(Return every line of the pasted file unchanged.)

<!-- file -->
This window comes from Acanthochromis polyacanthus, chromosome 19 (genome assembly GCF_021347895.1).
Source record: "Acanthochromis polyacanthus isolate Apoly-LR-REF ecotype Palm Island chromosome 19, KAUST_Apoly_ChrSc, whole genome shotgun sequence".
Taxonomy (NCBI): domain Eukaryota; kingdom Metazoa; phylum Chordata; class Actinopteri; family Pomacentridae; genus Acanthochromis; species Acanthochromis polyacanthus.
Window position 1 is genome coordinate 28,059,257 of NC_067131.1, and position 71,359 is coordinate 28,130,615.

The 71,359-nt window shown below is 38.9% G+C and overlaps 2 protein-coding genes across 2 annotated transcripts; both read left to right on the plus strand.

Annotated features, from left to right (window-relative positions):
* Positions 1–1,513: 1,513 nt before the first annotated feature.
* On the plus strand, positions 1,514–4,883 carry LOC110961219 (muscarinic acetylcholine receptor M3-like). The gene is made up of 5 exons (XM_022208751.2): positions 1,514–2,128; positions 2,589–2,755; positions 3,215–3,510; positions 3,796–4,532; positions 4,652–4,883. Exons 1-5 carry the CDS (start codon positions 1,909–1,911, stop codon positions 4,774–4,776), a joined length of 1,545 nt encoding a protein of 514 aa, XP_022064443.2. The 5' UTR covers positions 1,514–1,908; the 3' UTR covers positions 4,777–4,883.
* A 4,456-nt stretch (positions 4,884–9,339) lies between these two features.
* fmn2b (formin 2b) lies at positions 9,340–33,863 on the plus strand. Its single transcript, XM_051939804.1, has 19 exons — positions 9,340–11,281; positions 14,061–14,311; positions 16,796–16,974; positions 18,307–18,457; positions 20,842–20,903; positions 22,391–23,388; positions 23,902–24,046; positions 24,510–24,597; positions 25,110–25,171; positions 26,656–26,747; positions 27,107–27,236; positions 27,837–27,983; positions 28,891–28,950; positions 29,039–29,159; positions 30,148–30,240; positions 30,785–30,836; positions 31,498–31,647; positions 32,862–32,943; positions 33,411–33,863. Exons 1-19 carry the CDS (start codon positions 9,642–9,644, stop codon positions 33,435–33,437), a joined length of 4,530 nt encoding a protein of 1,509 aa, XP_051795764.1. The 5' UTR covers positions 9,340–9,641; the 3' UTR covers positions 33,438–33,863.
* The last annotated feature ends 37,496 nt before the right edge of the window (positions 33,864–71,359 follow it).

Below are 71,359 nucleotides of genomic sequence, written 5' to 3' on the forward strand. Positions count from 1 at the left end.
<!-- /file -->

This window comes from Acanthochromis polyacanthus, chromosome 19 (genome assembly GCF_021347895.1).
Source record: "Acanthochromis polyacanthus isolate Apoly-LR-REF ecotype Palm Island chromosome 19, KAUST_Apoly_ChrSc, whole genome shotgun sequence".
Taxonomy (NCBI): domain Eukaryota; kingdom Metazoa; phylum Chordata; class Actinopteri; family Pomacentridae; genus Acanthochromis; species Acanthochromis polyacanthus.
Window position 1 is genome coordinate 28,059,257 of NC_067131.1, and position 71,359 is coordinate 28,130,615.

The 71,359-nt window shown below is 38.9% G+C and overlaps 2 protein-coding genes across 2 annotated transcripts; both read left to right on the plus strand.

Annotated features, from left to right (window-relative positions):
* Positions 1–1,513: 1,513 nt before the first annotated feature.
* On the plus strand, positions 1,514–4,883 carry LOC110961219 (muscarinic acetylcholine receptor M3-like). The gene is made up of 5 exons (XM_022208751.2): positions 1,514–2,128; positions 2,589–2,755; positions 3,215–3,510; positions 3,796–4,532; positions 4,652–4,883. Exons 1-5 carry the CDS (start codon positions 1,909–1,911, stop codon positions 4,774–4,776), a joined length of 1,545 nt encoding a protein of 514 aa, XP_022064443.2. The 5' UTR covers positions 1,514–1,908; the 3' UTR covers positions 4,777–4,883.
* A 4,456-nt stretch (positions 4,884–9,339) lies between these two features.
* fmn2b (formin 2b) lies at positions 9,340–33,863 on the plus strand. Its single transcript, XM_051939804.1, has 19 exons — positions 9,340–11,281; positions 14,061–14,311; positions 16,796–16,974; positions 18,307–18,457; positions 20,842–20,903; positions 22,391–23,388; positions 23,902–24,046; positions 24,510–24,597; positions 25,110–25,171; positions 26,656–26,747; positions 27,107–27,236; positions 27,837–27,983; positions 28,891–28,950; positions 29,039–29,159; positions 30,148–30,240; positions 30,785–30,836; positions 31,498–31,647; positions 32,862–32,943; positions 33,411–33,863. Exons 1-19 carry the CDS (start codon positions 9,642–9,644, stop codon positions 33,435–33,437), a joined length of 4,530 nt encoding a protein of 1,509 aa, XP_051795764.1. The 5' UTR covers positions 9,340–9,641; the 3' UTR covers positions 33,438–33,863.
* The last annotated feature ends 37,496 nt before the right edge of the window (positions 33,864–71,359 follow it).

Below are 71,359 nucleotides of genomic sequence, written 5' to 3' on the forward strand. Positions count from 1 at the left end.